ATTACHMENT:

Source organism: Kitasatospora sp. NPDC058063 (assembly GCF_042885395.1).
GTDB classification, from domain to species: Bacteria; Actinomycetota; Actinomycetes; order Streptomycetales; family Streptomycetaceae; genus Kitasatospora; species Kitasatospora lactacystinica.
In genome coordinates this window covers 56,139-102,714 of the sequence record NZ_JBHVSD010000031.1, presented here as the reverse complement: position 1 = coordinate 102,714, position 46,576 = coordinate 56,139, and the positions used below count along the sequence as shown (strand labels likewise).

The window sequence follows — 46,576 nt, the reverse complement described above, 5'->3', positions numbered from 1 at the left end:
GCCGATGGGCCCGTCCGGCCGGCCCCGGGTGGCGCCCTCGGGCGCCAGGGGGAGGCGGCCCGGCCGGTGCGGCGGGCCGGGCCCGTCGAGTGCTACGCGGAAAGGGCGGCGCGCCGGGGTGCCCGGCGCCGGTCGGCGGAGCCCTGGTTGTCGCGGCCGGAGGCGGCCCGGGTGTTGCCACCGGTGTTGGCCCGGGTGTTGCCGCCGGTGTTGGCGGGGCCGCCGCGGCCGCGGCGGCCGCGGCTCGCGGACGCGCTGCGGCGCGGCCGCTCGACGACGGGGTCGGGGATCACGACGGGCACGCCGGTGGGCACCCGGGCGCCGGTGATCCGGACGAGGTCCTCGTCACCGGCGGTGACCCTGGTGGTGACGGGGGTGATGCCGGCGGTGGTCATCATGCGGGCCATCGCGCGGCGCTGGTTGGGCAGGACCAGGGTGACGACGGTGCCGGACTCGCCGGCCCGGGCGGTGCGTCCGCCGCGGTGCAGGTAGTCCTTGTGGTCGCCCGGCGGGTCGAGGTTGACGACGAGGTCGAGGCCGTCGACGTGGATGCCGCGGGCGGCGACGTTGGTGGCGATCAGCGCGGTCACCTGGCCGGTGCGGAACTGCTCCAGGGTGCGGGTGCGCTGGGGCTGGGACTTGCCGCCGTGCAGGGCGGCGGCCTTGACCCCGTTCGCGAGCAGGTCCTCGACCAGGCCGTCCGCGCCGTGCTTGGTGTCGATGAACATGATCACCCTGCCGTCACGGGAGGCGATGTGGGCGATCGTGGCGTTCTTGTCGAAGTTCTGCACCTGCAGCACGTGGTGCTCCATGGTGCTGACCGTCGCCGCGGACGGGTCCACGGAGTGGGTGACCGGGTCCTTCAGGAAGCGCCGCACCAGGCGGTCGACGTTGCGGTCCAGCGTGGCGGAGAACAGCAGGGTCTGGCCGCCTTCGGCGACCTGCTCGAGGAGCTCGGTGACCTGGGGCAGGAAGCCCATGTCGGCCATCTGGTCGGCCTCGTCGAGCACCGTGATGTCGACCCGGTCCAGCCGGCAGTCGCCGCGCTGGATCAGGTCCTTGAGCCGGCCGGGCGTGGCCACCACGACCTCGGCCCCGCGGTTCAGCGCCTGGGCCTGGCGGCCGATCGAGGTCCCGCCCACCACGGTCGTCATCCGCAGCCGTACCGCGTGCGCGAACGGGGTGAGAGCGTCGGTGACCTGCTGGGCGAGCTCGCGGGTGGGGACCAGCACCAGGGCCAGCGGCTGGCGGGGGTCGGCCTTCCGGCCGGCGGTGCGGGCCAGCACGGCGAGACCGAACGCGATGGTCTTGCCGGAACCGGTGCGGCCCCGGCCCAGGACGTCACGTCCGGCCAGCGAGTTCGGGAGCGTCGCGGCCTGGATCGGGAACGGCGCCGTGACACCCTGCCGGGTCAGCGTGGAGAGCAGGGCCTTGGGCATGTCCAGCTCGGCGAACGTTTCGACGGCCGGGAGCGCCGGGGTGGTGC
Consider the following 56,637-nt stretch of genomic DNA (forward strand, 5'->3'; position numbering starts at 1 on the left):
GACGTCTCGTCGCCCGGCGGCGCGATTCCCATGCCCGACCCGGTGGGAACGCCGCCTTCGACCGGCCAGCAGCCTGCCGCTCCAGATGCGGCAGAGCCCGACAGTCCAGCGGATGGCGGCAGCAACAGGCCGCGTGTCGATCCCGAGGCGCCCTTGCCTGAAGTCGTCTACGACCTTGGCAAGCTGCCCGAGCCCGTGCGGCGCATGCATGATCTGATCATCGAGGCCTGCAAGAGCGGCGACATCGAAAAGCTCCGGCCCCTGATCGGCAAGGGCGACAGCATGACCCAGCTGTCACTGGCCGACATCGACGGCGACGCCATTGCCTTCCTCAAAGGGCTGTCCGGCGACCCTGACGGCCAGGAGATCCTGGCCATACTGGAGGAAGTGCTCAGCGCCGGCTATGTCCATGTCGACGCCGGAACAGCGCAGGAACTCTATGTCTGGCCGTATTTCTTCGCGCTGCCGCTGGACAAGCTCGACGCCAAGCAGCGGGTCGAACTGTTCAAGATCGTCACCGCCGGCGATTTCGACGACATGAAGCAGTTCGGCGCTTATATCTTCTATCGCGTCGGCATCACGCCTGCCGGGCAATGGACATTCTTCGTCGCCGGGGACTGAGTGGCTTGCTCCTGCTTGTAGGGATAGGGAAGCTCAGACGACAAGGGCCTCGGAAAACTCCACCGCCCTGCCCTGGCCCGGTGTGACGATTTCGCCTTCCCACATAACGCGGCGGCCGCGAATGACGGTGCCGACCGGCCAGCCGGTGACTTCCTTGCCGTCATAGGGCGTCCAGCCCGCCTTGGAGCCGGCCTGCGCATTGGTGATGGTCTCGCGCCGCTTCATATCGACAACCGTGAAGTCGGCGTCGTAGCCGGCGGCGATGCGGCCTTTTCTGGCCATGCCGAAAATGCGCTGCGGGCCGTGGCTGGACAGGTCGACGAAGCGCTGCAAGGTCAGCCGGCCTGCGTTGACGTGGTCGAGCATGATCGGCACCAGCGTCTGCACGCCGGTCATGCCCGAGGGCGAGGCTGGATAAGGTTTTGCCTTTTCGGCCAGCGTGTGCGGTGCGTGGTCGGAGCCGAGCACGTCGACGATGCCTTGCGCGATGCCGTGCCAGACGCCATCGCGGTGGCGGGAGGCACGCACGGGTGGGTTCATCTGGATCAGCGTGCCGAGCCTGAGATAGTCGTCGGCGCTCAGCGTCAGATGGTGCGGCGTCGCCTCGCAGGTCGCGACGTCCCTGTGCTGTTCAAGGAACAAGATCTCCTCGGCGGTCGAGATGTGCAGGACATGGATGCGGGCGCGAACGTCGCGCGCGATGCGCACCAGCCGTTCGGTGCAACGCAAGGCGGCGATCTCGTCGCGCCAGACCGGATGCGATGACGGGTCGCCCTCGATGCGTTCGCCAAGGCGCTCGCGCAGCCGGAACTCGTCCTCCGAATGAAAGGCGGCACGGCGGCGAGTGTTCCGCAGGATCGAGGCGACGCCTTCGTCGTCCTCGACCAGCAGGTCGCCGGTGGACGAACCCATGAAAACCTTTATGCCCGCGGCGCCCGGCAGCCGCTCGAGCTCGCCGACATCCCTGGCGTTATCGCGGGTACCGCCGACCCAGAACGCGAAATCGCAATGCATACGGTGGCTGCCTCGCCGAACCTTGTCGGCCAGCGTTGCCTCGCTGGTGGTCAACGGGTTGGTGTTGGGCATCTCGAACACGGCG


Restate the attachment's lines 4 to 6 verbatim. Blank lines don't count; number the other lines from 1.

The window sequence follows — 46,576 nt, the reverse complement described above, 5'->3', positions numbered from 1 at the left end:
GCCGATGGGCCCGTCCGGCCGGCCCCGGGTGGCGCCCTCGGGCGCCAGGGGGAGGCGGCCCGGCCGGTGCGGCGGGCCGGGCCCGTCGAGTGCTACGCGGAAAGGGCGGCGCGCCGGGGTGCCCGGCGCCGGTCGGCGGAGCCCTGGTTGTCGCGGCCGGAGGCGGCCCGGGTGTTGCCACCGGTGTTGGCCCGGGTGTTGCCGCCGGTGTTGGCGGGGCCGCCGCGGCCGCGGCGGCCGCGGCTCGCGGACGCGCTGCGGCGCGGCCGCTCGACGACGGGGTCGGGGATCACGACGGGCACGCCGGTGGGCACCCGGGCGCCGGTGATCCGGACGAGGTCCTCGTCACCGGCGGTGACCCTGGTGGTGACGGGGGTGATGCCGGCGGTGGTCATCATGCGGGCCATCGCGCGGCGCTGGTTGGGCAGGACCAGGGTGACGACGGTGCCGGACTCGCCGGCCCGGGCGGTGCGTCCGCCGCGGTGCAGGTAGTCCTTGTGGTCGCCCGGCGGGTCGAGGTTGACGACGAGGTCGAGGCCGTCGACGTGGATGCCGCGGGCGGCGACGTTGGTGGCGATCAGCGCGGTCACCTGGCCGGTGCGGAACTGCTCCAGGGTGCGGGTGCGCTGGGGCTGGGACTTGCCGCCGTGCAGGGCGGCGGCCTTGACCCCGTTCGCGAGCAGGTCCTCGACCAGGCCGTCCGCGCCGTGCTTGGTGTCGATGAACATGATCACCCTGCCGTCACGGGAGGCGATGTGGGCGATCGTGGCGTTCTTGTCGAAGTTCTGCACCTGCAGCACGTGGTGCTCCATGGTGCTGACCGTCGCCGCGGACGGGTCCACGGAGTGGGTGACCGGGTCCTTCAGGAAGCGCCGCACCAGGCGGTCGACGTTGCGGTCCAGCGTGGCGGAGAACAGCAGGGTCTGGCCGCCTTCGGCGACCTGCTCGAGGAGCTCGGTGACCTGGGGCAGGAAGCCCATGTCGGCCATCTGGTCGGCCTCGTCGAGCACCGTGATGTCGACCCGGTCCAGCCGGCAGTCGCCGCGCTGGATCAGGTCCTTGAGCCGGCCGGGCGTGGCCACCACGACCTCGGCCCCGCGGTTCAGCGCCTGGGCCTGGCGGCCGATCGAGGTCCCGCCCACCACGGTCGTCATCCGCAGCCGTACCGCGTGCGCGAACGGGGTGAGAGCGTCGGTGACCTGCTGGGCGAGCTCGCGGGTGGGGACCAGCACCAGGGCCAGCGGCTGGCGGGGGTCGGCCTTCCGGCCGGCGGTGCGGGCCAGCACGGCGAGACCGAACGCGATGGTCTTGCCGGAACCGGTGCGGCCCCGGCCCAGGACGTCACGTCCGGCCAGCGAGTTCGGGAGCGTCGCGGCCTGGATCGGGAACGGCGCCGTGACACCCTGCCGGGTCAGCGTGGAGAGCAGGGCCTTGGGCATGTCCAGCTCGGCGAACGTTTCGACGGCCGGGAGCGCCGGGGTGGTGC
Consider the following 56,637-nt stretch of genomic DNA (forward strand, 5'->3'; position numbering starts at 1 on the left):